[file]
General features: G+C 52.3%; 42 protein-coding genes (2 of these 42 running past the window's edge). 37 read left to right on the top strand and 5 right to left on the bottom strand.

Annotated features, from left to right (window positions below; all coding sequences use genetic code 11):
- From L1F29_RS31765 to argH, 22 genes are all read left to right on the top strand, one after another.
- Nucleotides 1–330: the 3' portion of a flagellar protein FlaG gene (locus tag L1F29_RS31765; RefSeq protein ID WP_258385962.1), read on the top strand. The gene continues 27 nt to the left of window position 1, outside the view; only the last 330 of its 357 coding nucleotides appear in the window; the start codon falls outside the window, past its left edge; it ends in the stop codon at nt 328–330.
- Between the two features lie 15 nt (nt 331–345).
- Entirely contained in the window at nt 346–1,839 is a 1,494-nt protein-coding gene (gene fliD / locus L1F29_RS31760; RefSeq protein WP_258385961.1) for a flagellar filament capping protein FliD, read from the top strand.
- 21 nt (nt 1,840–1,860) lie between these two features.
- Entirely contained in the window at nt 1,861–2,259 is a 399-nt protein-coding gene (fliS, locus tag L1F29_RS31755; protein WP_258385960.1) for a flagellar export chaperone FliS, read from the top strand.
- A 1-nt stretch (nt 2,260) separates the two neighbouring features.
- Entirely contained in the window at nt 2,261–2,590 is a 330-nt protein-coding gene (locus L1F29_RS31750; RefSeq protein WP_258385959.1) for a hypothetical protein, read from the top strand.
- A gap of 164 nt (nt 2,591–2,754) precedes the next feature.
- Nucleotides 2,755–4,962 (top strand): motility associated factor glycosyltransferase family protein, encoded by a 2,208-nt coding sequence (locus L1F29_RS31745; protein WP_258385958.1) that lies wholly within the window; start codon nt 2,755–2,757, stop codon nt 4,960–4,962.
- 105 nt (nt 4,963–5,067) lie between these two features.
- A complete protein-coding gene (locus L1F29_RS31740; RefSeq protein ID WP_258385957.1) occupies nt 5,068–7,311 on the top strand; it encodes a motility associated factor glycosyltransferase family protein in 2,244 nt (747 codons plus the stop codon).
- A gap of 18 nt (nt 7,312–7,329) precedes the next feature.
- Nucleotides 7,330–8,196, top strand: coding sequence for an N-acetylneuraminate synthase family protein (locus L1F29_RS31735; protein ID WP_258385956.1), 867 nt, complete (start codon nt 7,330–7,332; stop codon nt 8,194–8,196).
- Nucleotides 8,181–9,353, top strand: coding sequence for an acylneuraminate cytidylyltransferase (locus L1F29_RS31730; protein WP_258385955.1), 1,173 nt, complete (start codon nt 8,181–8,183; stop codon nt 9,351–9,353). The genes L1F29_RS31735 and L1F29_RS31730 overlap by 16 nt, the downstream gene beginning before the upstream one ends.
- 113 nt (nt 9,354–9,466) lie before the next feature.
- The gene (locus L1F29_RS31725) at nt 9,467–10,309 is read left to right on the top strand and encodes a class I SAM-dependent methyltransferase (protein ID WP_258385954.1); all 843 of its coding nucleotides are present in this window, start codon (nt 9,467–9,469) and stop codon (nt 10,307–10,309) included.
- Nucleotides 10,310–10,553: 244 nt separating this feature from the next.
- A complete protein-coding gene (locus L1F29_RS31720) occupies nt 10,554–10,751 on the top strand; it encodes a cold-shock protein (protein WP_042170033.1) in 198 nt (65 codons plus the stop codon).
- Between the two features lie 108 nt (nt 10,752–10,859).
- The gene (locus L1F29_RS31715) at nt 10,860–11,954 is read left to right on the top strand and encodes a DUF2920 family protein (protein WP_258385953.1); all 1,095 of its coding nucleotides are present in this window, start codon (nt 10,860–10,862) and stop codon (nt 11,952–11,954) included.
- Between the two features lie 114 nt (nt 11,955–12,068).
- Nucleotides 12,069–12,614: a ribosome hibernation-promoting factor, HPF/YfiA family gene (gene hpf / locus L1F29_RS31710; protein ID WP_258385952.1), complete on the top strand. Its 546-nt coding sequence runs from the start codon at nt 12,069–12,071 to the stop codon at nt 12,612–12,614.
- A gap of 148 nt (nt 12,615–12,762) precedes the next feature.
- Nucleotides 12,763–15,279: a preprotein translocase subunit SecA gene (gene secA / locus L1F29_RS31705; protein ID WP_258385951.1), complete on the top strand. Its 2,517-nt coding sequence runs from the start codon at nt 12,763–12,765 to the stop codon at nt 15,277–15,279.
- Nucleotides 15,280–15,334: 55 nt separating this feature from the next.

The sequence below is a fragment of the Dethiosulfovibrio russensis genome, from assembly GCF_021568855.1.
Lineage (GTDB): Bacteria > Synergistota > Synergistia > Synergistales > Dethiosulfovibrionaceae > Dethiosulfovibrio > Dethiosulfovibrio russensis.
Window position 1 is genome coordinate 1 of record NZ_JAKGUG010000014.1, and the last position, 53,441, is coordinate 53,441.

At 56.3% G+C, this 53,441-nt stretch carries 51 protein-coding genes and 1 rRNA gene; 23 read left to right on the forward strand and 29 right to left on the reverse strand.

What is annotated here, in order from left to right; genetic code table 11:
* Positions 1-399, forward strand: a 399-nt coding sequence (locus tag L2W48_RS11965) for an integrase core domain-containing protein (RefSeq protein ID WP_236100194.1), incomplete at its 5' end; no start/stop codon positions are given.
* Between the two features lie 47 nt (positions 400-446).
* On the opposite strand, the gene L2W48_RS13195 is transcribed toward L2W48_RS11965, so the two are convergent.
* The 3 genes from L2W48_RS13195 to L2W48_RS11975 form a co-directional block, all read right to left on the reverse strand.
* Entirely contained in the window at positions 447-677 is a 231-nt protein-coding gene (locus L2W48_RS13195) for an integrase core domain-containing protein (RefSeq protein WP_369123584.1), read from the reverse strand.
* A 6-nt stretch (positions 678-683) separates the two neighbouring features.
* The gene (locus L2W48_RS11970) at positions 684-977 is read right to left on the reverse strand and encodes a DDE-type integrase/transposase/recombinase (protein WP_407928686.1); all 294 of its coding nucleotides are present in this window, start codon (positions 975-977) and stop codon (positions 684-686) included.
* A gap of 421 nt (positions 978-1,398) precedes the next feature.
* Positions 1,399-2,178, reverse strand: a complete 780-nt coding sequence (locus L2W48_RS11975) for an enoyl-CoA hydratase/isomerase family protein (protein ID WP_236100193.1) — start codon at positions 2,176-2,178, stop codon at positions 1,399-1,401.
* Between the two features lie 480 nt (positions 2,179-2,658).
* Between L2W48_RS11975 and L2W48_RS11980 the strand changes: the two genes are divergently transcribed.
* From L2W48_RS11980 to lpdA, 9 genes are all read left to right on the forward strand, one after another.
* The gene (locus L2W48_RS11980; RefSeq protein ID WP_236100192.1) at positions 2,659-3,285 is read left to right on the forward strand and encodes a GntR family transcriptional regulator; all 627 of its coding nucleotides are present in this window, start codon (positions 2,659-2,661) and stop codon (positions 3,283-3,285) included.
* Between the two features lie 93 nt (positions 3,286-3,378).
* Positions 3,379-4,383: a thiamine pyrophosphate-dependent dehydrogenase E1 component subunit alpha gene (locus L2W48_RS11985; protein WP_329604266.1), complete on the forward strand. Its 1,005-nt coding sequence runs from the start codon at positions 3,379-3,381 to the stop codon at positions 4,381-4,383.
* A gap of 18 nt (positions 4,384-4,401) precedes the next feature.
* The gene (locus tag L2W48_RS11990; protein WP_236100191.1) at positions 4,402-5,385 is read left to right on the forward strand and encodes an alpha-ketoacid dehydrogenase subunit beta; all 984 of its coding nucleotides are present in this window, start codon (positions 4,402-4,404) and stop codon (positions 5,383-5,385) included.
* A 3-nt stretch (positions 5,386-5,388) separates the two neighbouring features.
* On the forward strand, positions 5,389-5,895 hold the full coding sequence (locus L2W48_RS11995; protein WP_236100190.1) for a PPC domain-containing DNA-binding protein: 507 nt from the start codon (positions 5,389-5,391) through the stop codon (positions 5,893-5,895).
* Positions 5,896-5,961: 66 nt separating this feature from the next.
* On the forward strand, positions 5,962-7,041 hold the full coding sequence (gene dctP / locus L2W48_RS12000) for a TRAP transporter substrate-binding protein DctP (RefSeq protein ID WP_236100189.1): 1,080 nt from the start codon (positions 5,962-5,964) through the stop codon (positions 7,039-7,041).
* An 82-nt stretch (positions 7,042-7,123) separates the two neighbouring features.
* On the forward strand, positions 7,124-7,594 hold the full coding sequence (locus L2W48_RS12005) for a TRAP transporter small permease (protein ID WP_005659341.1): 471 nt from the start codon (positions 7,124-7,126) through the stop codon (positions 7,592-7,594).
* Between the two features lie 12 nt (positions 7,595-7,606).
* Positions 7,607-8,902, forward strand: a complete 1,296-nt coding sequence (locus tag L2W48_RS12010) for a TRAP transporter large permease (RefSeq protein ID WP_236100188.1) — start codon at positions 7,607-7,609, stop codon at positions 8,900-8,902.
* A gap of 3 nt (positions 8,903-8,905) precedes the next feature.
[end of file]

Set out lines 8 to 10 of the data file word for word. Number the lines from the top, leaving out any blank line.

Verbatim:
- Entirely contained in the window at nt 1,861–2,259 is a 399-nt protein-coding gene (fliS, locus tag L1F29_RS31755; protein WP_258385960.1) for a flagellar export chaperone FliS, read from the top strand.
- A 1-nt stretch (nt 2,260) separates the two neighbouring features.
- Entirely contained in the window at nt 2,261–2,590 is a 330-nt protein-coding gene (locus L1F29_RS31750; RefSeq protein WP_258385959.1) for a hypothetical protein, read from the top strand.